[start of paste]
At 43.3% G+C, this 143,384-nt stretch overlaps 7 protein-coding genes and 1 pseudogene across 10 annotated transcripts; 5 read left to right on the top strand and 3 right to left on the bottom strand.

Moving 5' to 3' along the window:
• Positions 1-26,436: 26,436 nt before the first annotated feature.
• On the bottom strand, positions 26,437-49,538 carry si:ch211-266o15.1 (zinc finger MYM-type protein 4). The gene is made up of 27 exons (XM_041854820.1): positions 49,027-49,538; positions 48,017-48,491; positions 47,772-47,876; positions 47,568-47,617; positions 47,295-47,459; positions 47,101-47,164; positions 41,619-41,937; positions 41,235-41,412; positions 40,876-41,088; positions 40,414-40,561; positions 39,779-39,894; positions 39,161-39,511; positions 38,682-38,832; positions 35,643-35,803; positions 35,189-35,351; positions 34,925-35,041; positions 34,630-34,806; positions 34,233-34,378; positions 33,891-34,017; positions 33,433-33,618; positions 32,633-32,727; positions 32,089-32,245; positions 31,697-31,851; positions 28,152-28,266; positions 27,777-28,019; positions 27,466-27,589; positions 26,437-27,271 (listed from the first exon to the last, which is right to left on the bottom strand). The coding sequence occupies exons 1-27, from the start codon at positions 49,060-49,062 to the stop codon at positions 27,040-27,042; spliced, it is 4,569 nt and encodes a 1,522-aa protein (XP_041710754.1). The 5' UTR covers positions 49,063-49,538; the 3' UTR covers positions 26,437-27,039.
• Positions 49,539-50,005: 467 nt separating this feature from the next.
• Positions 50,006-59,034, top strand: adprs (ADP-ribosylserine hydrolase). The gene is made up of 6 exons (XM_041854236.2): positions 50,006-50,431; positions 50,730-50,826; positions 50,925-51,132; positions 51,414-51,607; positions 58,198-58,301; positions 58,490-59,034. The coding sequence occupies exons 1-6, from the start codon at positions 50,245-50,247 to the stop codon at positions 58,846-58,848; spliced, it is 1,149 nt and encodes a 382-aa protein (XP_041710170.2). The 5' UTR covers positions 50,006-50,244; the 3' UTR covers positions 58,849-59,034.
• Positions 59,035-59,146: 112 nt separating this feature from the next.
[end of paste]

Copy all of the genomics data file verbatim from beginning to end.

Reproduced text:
At 43.3% G+C, this 143,384-nt stretch overlaps 7 protein-coding genes and 1 pseudogene across 10 annotated transcripts; 5 read left to right on the top strand and 3 right to left on the bottom strand.

Moving 5' to 3' along the window:
• Positions 1-26,436: 26,436 nt before the first annotated feature.
• On the bottom strand, positions 26,437-49,538 carry si:ch211-266o15.1 (zinc finger MYM-type protein 4). The gene is made up of 27 exons (XM_041854820.1): positions 49,027-49,538; positions 48,017-48,491; positions 47,772-47,876; positions 47,568-47,617; positions 47,295-47,459; positions 47,101-47,164; positions 41,619-41,937; positions 41,235-41,412; positions 40,876-41,088; positions 40,414-40,561; positions 39,779-39,894; positions 39,161-39,511; positions 38,682-38,832; positions 35,643-35,803; positions 35,189-35,351; positions 34,925-35,041; positions 34,630-34,806; positions 34,233-34,378; positions 33,891-34,017; positions 33,433-33,618; positions 32,633-32,727; positions 32,089-32,245; positions 31,697-31,851; positions 28,152-28,266; positions 27,777-28,019; positions 27,466-27,589; positions 26,437-27,271 (listed from the first exon to the last, which is right to left on the bottom strand). The coding sequence occupies exons 1-27, from the start codon at positions 49,060-49,062 to the stop codon at positions 27,040-27,042; spliced, it is 4,569 nt and encodes a 1,522-aa protein (XP_041710754.1). The 5' UTR covers positions 49,063-49,538; the 3' UTR covers positions 26,437-27,039.
• Positions 49,539-50,005: 467 nt separating this feature from the next.
• Positions 50,006-59,034, top strand: adprs (ADP-ribosylserine hydrolase). The gene is made up of 6 exons (XM_041854236.2): positions 50,006-50,431; positions 50,730-50,826; positions 50,925-51,132; positions 51,414-51,607; positions 58,198-58,301; positions 58,490-59,034. The coding sequence occupies exons 1-6, from the start codon at positions 50,245-50,247 to the stop codon at positions 58,846-58,848; spliced, it is 1,149 nt and encodes a 382-aa protein (XP_041710170.2). The 5' UTR covers positions 50,006-50,244; the 3' UTR covers positions 58,849-59,034.
• Positions 59,035-59,146: 112 nt separating this feature from the next.